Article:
CARLOS ARVIZU FROM MEXICO CITY, MEXICO:
I'm so fortunate to be attending my second Steelers Camp in Mexico. Who should I thank for the continued presence of the team in my country? Steelers Nation knows no borders.
ANSWER: Steelers President Art Rooney II long has been a champion of the team's fans in Mexico. All of the initiatives in Mexico and for the team's Spanish-speaking fans should be credited to him.
STEVE RANDALL FROM HAMILTON, ONTARIO, CANADA:
We are constantly reminded how often William Gay is tested for PEDs. Is there a limit on how often the NFL can test a player?
ANSWER: Based on what I was able to discern after wading through the legalese on NFLPA.com, players can be tested up to 24 times a year – either urine or blood – for PEDs, and during the offseason the maximum number of tests per player is six.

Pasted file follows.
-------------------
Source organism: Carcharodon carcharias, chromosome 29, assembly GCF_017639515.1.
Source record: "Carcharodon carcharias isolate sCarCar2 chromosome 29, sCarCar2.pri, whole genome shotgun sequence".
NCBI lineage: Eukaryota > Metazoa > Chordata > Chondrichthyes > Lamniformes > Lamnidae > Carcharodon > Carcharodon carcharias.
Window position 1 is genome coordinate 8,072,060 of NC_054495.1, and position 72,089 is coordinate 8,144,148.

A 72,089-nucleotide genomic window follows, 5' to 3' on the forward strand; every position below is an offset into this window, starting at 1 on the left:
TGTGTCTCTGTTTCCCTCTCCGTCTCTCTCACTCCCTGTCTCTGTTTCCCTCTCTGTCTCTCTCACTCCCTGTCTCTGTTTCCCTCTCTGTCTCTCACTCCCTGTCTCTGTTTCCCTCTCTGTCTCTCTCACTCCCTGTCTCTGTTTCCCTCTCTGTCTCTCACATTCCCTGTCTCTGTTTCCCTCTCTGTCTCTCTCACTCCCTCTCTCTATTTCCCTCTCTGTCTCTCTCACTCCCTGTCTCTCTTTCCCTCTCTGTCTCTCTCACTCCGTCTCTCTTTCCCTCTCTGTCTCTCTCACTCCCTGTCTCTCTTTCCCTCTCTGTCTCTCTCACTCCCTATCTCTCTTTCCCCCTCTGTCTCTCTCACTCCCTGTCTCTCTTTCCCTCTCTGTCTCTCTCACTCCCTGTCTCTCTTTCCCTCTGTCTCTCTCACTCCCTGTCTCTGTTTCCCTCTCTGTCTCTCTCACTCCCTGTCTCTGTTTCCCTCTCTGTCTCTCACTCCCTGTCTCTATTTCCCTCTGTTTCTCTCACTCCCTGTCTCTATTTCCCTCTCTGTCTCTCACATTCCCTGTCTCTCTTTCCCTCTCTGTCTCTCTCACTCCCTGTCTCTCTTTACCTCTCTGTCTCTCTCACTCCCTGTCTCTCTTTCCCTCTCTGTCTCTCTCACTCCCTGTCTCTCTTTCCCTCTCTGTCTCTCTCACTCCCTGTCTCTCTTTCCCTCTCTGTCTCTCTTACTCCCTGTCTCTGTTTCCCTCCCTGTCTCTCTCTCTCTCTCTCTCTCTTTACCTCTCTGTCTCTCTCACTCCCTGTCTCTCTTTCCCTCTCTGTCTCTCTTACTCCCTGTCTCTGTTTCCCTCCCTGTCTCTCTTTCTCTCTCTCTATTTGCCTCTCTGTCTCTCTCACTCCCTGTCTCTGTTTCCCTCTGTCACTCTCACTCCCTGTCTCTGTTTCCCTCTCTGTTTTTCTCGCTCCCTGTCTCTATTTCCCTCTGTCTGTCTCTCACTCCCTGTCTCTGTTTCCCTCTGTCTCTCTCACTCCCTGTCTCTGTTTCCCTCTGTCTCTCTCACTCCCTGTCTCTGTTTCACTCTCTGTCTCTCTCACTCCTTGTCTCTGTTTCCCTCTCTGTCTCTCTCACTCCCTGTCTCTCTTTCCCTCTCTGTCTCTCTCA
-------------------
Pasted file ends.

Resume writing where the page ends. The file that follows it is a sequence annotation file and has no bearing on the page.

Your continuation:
HANS ØRTING FROM GANLØSE, DENMARK:
In some of the photos from OTAs there seem to be officials present. Are they from the league, and what are they doing at OTAs? Practicing to get better? Make correct calls? Maybe that's too much to hope for.
ANSWER: There are occasions during the offseason where the officials present for OTAs are NFL officials, but other times Coach Mike Tomlin will bring in local high school officials to work the practice sessions. This is designed to get the players, especially the young players, acclimated to the rules. It's understood that the high school officials aren't NFL caliber, but they can help the young defensive backs get an early idea about how much contact with receivers is allowed, as one example.
SHAUN CHALMER FROM BENDIGO, AUSTRALIA:
I read that T.J. Watt has been practicing with the first team defense during the OTAs. Barring any injuries or suspensions to Watt, could you see him starting in Week 1?
ANSWER: T.J. Watt has been practicing at right outside linebacker with the first-team because James Harrison, while he attends each and every offseason workout, is not taking any repetitions during the seven-on-seven or the 11-on-11 sessions. Harrison doesn't need that work, and Watt does, and so that's why the depth chart at right outside linebacker is the way it is right now. And barring any injuries to Harrison, he will be the starter at the position for the regular season opener. Book it.